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David Bowie - Glastonbury 2000 CD (album) cover


David Bowie


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4.00 | 4 ratings

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4 stars Subtitle this one "Memory of an Expensive Festival". David Bowie's nostalgic Glastonbury set of 2000 was broadcast by the BBC, so bootleg versions of it have knocked about for a while. Still, it's nice to get an official, cleaned-up version of this release. Bowie had been averse to playing much of his early back catalogue live for some years prior to this, but returning to the festival some decades after his initial appearance must have put him in a reminiscent mood, because the set by and large is a tour through most of his greatest hits.

From the running order, you'd think that Bowie had spent a decade in seclusion after doing the Absolute Beginners soundtrack; the only newer songs represented on the setlist are Hallo Spaceboy, Little Wonder, and I'm Afraid of Americans, decent enough examples of Bowie's recent work but a little incongruous in an otherwise classic rock-styled set. The delivery's also a bit different from the glam rock roar or the dark art rock stylings of classic Bowie gigs of the 1970s, or even the high theatricality of his 1980s tours. This is a festival, after all, and an airing of songs that Bowie had left on the shelf for a little while, so the delivery tends to be a bit more upbeat and anthemic.

As for the performances themselves, the recording unfortunately doesn't capture the backing singers as well as it could but otherwise the band's sounding great, which is good because Bowie himself is not at peak performance. Whilst he soldiers on and puts in a credible performance, he admits to being a bit under the weather and jokingly pleads with the audience to pitch in and cover for him if he loses his voice at one point. Indeed, his banter with the audience reveals him to be in a decidedly cheerful mood, which I suppose is in keeping with the generally cheerful delivery of the material here.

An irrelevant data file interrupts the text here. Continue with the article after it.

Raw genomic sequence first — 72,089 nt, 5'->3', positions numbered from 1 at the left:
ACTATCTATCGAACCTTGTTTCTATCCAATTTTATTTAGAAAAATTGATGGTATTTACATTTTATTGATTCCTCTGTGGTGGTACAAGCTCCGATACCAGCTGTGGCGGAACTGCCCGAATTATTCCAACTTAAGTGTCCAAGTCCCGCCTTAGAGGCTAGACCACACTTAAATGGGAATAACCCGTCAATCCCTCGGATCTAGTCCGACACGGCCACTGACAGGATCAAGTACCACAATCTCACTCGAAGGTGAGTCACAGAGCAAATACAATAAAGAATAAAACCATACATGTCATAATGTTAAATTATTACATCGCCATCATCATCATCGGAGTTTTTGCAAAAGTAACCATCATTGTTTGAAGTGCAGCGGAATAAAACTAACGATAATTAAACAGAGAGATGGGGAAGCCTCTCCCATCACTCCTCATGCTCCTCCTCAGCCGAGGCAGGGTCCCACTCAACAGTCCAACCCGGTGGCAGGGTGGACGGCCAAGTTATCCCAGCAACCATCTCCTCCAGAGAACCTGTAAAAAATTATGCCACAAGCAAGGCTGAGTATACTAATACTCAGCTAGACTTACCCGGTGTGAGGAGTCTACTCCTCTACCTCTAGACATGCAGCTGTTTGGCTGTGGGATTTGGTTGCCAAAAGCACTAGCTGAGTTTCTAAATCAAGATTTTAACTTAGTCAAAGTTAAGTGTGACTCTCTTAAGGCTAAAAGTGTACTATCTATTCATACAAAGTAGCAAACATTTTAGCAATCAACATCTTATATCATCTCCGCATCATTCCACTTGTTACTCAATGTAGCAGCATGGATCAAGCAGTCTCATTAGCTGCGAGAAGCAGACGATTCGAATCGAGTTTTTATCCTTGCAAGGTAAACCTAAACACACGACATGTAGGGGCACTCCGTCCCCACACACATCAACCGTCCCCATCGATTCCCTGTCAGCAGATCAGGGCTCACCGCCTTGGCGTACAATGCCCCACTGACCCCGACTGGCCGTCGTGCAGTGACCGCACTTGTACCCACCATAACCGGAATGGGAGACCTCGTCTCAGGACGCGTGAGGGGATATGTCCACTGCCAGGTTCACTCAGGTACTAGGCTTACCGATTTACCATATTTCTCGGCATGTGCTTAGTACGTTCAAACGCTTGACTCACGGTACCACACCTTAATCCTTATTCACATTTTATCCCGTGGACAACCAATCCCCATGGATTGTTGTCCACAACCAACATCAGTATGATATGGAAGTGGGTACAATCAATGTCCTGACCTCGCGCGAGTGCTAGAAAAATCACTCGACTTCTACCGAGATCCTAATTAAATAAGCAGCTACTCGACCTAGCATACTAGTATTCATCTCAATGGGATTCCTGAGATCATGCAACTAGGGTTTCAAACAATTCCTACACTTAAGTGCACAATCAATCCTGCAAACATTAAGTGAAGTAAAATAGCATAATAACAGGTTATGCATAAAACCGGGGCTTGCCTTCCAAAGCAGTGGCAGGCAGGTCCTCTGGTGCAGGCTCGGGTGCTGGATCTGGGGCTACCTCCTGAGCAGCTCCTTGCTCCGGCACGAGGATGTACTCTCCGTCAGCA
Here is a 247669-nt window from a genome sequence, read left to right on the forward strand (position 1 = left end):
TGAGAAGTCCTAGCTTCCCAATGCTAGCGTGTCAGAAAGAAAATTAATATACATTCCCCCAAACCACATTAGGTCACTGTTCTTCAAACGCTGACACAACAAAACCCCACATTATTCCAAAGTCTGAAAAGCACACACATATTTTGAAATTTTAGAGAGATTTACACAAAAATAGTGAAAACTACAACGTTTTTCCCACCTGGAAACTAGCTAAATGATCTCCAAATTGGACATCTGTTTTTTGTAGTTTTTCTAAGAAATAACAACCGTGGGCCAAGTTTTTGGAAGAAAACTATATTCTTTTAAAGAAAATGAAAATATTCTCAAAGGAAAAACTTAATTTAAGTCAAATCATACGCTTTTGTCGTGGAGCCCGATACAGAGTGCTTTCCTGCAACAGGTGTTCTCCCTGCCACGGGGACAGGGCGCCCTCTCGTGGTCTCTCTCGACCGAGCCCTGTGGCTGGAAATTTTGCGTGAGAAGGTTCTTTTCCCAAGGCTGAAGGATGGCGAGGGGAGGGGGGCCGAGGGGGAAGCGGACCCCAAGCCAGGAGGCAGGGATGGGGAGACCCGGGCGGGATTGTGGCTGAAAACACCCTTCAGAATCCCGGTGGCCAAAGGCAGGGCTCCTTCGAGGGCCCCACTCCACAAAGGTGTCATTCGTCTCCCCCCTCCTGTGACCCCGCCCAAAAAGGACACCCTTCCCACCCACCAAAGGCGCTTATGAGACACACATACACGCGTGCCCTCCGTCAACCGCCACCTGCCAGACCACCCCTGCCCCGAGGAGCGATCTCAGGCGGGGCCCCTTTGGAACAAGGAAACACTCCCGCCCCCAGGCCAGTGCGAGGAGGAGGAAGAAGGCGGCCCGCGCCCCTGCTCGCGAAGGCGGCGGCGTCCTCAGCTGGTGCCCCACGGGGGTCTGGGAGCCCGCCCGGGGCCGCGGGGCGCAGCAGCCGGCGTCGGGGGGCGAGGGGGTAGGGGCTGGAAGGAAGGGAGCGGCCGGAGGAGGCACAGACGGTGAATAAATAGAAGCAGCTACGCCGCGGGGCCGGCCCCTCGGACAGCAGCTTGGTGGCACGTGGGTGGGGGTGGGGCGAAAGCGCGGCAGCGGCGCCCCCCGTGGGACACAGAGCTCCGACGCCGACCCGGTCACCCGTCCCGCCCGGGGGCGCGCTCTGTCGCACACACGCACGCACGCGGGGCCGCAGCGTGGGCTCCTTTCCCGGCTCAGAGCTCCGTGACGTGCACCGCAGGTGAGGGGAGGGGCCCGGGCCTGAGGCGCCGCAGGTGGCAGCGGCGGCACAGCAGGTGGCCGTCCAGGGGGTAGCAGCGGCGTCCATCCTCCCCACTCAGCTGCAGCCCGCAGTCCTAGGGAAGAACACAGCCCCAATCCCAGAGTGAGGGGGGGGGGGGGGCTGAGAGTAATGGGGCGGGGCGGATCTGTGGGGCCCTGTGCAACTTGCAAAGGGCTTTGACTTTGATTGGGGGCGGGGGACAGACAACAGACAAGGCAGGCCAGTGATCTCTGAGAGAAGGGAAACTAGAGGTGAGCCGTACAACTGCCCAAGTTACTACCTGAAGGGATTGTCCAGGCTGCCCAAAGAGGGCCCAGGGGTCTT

It says a lot about the depth of Bowie's back catalogue that he can make a set of 22 classic songs, the vast majority of which have a strong claim to belong in any "best of" compilation of his, and yet he doesn't have to resort to rehashing Space Oddity yet again (a song he'd become sick enough of that, even though he took the rest of his old toys out of the closet to play with again, he left it on the shelf). The setlist really doesn't suffer for it. I wouldn't put this in the top rank of Bowie live releases - particularly considering some of the delicious 1970s archival live sets that have been coming out lately - but if you wanted evidence of late-period Bowie still being able to hack it in a live context, you've got it right here.

Warthur | 4/5 |


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